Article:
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Facebook Mosaic

I had quite a few “grand ideas” for this project. The basic concept I wanted to work around was the concept of our “self” being something that we download from others (from movies, our peers, television, novels, etc) and upload in our interactions with others as we see fit. After a lot of technical difficulties (let’s just say that for me, technology limits my creative abilities), I finally found a program that could help me do this project. I decided to look at my Facebook profile and explore what the things I say in my “Info” section could say to someone about me. After all, to some people, my Facebook profile is the only version of myself that they are familiar with.

So I took a screenshot of my Facebook profile as is.

Then, I took my current Profile Picture, and used a program called MacOSaiX to make a mosaic out of the key words I have in my profile (such as my networks, favorite TV shows, movies, birthdate, etc). The application searched Flickr using these keywords and chose the top photos to insert into the mosaic. This was the result:

I chose to use my eye as the focus of the mosaic because I am interested in the relationship between what I see and view, and what I construct as my “self”. A mosaic is literally an image that is made up of many other parts, and through this course I have come to see that what we consider our natural self is a single representation of how we have chosen to process and react to the things we see around us every day. I have been struggling with the idea of whether this is a utopic or dystopic vision, and I made several alternate versions where the underlying tone of the mosaic was different, so as to make it feel dystopic or utopic. The final image I selected, however, does not feel utopic nor dystopic to me; instead, all I can see is chaos that does come together to form one single image.

(as a bonus, I made a video of one of the first mosaics I made using the eye image and by searching “sexy women” on Flickr. I took my project in a different direction after this, but I this video is interesting not only in that it shows what a search engine found to be sexy women, but also how this mosaic program works, for those who are interested!)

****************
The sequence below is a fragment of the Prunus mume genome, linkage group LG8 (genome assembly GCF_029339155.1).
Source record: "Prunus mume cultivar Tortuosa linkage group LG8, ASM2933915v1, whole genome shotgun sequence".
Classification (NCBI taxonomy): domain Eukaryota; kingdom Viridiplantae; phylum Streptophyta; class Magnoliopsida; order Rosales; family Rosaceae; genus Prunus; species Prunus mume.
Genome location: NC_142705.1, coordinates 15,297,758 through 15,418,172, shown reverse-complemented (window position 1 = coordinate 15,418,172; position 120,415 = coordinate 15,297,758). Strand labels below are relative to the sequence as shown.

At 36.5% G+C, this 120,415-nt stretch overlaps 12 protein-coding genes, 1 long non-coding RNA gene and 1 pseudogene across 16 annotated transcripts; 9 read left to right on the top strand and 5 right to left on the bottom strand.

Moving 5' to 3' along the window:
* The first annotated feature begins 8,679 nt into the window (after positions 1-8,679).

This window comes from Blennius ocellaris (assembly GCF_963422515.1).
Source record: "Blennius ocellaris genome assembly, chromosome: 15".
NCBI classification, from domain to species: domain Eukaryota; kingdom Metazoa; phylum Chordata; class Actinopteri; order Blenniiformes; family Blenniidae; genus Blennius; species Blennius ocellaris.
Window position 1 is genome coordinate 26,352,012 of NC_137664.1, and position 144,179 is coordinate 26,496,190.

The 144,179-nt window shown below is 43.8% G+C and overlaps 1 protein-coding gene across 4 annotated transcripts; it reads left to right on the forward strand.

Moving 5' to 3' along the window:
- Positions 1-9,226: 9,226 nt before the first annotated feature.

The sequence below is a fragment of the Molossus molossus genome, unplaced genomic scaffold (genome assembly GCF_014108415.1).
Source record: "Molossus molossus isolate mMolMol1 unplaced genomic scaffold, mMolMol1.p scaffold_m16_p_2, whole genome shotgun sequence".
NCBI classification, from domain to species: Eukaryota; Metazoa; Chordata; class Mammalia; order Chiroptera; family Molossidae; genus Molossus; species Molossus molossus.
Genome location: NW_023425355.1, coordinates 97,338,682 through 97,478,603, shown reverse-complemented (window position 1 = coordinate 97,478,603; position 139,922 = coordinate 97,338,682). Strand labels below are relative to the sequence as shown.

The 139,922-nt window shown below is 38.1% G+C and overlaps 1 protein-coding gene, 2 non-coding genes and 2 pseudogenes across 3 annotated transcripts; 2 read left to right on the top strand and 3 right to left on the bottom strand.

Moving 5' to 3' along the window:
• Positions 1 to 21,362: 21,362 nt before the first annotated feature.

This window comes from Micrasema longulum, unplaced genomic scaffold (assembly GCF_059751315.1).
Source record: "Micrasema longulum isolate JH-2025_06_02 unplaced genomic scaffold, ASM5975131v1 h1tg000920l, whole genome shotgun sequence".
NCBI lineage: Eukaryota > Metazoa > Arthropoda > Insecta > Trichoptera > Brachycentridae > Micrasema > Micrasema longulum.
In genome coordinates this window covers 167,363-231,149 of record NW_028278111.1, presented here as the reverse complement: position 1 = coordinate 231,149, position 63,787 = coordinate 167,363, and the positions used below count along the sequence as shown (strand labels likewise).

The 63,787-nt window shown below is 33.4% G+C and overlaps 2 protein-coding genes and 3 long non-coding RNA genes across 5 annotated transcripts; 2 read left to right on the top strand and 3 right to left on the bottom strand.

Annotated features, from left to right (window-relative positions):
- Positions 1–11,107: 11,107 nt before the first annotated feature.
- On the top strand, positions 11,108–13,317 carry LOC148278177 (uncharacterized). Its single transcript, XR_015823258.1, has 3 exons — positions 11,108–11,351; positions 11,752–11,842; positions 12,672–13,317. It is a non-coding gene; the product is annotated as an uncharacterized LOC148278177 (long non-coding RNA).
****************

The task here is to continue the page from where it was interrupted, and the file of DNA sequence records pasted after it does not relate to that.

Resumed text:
3 Responses
  1. April 25, 2009

    I like this idea of upload and downloading ourselves. I wonder if the mosaic you created represents that at all. It certainly represents a fractured self, which I find interesting, especially as you chose to use images not of you, but of the movies, music, celebrities, etc. that somehow represent yourself to the world. The video, which I know you consider kind of extra, shows some movement between the created mosaic and the images that make it up, which seems to me to get at the upload/download concept more than the static mosaic. Despite your suggesting this concept and your recognition that there is no static self, the mosaic, while made up of lots of pieces, is still static. So I wonder if there’s still a way in which we want a whole self or a static self. It might have been interesting to see all those other versions shifting in and out of each other.

  2. Aline permalink
    April 25, 2009

    I like your idea. I feel like goes perfectly with the movie Metropolis. It really reminded me of that and other things we’ve done this semester. I feel like it combined Metropolis, virtual spaces, and the self. It was very creative and insightful! 🙂

  3. Solomon Lutze permalink
    April 26, 2009

    I like what you’ve said about representations. The thing I’ve really been feeling this semester in several classes is that you can never actually experience anything “as it is;” the experience is of that object’s representation, and it is always represented and never represented with 100% accuracy.

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